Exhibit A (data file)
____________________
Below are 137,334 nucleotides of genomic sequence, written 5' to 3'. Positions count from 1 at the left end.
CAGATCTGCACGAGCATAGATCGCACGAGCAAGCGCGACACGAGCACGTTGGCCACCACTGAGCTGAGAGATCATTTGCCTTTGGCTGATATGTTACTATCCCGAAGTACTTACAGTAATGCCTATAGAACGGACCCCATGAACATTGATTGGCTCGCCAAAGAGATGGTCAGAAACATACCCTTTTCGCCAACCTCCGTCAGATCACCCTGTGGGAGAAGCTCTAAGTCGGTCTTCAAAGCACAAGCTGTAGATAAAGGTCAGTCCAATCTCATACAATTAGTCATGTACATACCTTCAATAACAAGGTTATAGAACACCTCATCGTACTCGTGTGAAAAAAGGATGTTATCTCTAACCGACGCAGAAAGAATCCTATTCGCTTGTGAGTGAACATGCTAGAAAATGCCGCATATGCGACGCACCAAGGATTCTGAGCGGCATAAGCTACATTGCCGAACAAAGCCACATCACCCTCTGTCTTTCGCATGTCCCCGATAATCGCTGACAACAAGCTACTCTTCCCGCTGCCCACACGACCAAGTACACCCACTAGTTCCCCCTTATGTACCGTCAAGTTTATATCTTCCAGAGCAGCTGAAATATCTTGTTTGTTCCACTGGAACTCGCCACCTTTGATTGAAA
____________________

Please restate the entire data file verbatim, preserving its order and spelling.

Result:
Below are 137,334 nucleotides of genomic sequence, written 5' to 3'. Positions count from 1 at the left end.
CAGATCTGCACGAGCATAGATCGCACGAGCAAGCGCGACACGAGCACGTTGGCCACCACTGAGCTGAGAGATCATTTGCCTTTGGCTGATATGTTACTATCCCGAAGTACTTACAGTAATGCCTATAGAACGGACCCCATGAACATTGATTGGCTCGCCAAAGAGATGGTCAGAAACATACCCTTTTCGCCAACCTCCGTCAGATCACCCTGTGGGAGAAGCTCTAAGTCGGTCTTCAAAGCACAAGCTGTAGATAAAGGTCAGTCCAATCTCATACAATTAGTCATGTACATACCTTCAATAACAAGGTTATAGAACACCTCATCGTACTCGTGTGAAAAAAGGATGTTATCTCTAACCGACGCAGAAAGAATCCTATTCGCTTGTGAGTGAACATGCTAGAAAATGCCGCATATGCGACGCACCAAGGATTCTGAGCGGCATAAGCTACATTGCCGAACAAAGCCACATCACCCTCTGTCTTTCGCATGTCCCCGATAATCGCTGACAACAAGCTACTCTTCCCGCTGCCCACACGACCAAGTACACCCACTAGTTCCCCCTTATGTACCGTCAAGTTTATATCTTCCAGAGCAGCTGAAATATCTTGTTTGTTCCACTGGAACTCGCCACCTTTGATTGAAA